West Virginia has the highest rate of drug overdoses in the country, according to a recent report. In fact, more people die in this state from drug overdoses than in car accidents. Drug abuse, particularly abuse of prescription drugs, has become the scourge of Appalachia.
Rich Hamburg, deputy director of the Trust for America's Health, says the problem boils down to access - and West Virginia presents the perfect blend of rural poverty with prescription-drug access. Oxycontin, Vicodin, Xanax, Ritalin and hydrocodone are flooding the state, nearly uninhibited. What began as blessings to folks whose life-long labor meant they were left in chronic pain, has become a curse to many of their neighbors.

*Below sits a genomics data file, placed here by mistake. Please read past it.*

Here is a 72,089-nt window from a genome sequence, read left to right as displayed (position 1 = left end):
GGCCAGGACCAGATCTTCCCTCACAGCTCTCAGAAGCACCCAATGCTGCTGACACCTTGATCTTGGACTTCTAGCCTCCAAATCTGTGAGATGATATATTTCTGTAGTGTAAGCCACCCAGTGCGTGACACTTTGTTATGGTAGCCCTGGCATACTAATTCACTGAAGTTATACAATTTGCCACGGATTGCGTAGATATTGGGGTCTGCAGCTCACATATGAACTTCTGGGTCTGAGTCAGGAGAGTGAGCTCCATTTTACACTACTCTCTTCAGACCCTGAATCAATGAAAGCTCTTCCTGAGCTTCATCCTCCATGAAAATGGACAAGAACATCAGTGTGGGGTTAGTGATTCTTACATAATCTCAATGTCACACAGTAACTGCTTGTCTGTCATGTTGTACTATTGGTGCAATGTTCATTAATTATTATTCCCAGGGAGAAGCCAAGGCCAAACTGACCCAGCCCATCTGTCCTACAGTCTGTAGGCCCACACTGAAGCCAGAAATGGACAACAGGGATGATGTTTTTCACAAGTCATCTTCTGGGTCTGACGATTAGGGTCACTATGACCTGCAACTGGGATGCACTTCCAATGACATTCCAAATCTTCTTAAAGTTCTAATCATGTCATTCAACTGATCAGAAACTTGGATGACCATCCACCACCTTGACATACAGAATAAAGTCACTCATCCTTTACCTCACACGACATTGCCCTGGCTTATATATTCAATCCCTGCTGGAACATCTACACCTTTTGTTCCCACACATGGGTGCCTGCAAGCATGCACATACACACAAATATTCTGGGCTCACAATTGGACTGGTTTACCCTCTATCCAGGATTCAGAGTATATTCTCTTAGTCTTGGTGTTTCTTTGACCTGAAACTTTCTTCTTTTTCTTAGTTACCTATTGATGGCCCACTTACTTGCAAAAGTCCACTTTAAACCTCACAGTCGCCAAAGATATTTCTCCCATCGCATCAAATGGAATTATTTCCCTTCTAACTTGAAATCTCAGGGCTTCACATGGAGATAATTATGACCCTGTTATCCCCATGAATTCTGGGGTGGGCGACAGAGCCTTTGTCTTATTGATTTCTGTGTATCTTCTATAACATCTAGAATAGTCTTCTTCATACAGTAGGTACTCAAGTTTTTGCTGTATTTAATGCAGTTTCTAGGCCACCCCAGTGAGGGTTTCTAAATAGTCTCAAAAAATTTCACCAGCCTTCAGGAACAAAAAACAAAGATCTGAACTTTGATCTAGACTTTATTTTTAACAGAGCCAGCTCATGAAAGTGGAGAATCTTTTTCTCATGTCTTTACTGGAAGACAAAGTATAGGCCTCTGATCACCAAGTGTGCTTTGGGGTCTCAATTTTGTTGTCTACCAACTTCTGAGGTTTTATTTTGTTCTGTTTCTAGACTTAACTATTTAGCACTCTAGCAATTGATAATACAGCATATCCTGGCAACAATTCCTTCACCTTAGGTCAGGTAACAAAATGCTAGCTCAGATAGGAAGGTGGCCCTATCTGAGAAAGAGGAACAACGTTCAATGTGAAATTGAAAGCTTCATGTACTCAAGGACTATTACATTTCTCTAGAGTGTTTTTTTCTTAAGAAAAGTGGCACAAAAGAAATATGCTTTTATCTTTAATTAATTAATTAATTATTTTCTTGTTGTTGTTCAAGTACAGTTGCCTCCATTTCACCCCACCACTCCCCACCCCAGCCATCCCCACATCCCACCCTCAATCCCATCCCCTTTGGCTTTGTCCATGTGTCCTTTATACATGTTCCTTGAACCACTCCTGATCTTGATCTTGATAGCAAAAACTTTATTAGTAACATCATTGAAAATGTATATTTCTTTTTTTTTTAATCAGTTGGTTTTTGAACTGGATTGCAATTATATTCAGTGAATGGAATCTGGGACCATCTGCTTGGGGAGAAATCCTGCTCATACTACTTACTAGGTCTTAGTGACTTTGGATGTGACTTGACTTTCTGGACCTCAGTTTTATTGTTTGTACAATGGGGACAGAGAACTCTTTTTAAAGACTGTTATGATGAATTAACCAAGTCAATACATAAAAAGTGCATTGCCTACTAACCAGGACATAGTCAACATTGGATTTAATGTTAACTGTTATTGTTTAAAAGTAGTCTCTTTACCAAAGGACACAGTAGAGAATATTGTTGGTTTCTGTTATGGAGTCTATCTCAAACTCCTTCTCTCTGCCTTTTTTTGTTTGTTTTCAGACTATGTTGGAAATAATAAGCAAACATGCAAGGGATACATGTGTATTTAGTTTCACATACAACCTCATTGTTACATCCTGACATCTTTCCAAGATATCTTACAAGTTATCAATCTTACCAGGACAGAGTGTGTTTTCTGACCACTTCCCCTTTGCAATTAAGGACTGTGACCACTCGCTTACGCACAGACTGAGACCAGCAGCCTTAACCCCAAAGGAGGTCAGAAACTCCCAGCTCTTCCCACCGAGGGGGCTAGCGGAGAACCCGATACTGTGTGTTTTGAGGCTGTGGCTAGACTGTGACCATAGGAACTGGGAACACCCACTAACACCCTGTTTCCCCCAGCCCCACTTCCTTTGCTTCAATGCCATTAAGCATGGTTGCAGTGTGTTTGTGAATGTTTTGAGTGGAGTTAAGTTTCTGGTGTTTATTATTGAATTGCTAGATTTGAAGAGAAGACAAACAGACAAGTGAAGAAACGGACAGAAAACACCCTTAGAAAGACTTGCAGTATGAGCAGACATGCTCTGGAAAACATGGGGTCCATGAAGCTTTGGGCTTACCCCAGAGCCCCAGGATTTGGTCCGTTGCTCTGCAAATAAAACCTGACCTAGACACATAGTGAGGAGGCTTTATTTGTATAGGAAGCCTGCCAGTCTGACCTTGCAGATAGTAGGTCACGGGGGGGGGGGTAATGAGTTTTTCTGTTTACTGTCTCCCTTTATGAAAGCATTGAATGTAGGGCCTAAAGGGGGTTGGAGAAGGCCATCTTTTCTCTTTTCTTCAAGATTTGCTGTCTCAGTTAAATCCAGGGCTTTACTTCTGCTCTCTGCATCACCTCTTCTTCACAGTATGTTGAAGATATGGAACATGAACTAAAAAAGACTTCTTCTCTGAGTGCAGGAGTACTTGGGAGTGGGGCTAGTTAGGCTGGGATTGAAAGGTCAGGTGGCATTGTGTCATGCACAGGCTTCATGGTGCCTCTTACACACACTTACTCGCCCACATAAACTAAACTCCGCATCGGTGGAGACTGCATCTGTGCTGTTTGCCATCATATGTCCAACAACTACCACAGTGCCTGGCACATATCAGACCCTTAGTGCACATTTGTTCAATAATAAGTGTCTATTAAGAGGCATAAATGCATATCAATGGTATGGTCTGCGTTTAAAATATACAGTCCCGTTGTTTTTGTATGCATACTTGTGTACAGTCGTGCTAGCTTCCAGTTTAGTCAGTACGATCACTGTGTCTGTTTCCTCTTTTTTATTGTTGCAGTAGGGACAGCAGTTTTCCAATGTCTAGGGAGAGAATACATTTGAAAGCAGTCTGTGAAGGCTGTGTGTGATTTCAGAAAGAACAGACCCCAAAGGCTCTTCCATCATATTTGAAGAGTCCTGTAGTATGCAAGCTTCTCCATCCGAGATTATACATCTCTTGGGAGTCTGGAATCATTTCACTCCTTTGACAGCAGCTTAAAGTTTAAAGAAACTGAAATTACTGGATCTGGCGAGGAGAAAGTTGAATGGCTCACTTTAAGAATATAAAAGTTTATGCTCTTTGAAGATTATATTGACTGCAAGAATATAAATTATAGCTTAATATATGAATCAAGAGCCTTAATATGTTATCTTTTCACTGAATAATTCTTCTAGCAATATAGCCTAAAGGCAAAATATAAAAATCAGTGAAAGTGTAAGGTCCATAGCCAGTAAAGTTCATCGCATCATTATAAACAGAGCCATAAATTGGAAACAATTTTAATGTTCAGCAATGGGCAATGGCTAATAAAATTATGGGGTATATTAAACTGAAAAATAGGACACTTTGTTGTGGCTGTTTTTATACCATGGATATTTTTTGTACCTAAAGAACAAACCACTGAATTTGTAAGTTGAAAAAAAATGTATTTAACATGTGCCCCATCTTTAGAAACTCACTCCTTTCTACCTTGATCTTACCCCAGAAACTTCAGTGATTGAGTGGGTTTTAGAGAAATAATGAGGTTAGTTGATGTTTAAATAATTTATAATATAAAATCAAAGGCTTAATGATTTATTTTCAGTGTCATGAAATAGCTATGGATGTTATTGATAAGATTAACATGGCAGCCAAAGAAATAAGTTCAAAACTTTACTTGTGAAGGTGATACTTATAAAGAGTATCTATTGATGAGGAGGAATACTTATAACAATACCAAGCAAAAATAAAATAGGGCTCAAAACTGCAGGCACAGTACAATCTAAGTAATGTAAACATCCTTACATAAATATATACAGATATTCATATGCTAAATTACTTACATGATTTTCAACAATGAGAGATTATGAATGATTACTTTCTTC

Hamburg, according to one report, explained the majority of abusers are not the ones to whom these drugs were originally prescribed. "So we are talking about just going to your parents' bathroom and grabbing a handful of pills that they might have forgotten about," he said, though, of course, that does not describe the entire problem.
Such self-inflicted damage must end. West Virginians fight enough battles without having to tolerate this internal cancer.
Doctors, nurses, law enforcement officers, politicians, parents, teachers and every other member of the community have the responsibility to tackle this monster. No more feigned ignorance, no more irresponsible prescriptions, no more neglect of the medicine cabinet, no more turning a blind eye.
When the people of this state put their minds toward solving a problem, it gets solved. It is well past time to put a stop to prescription drug abuse.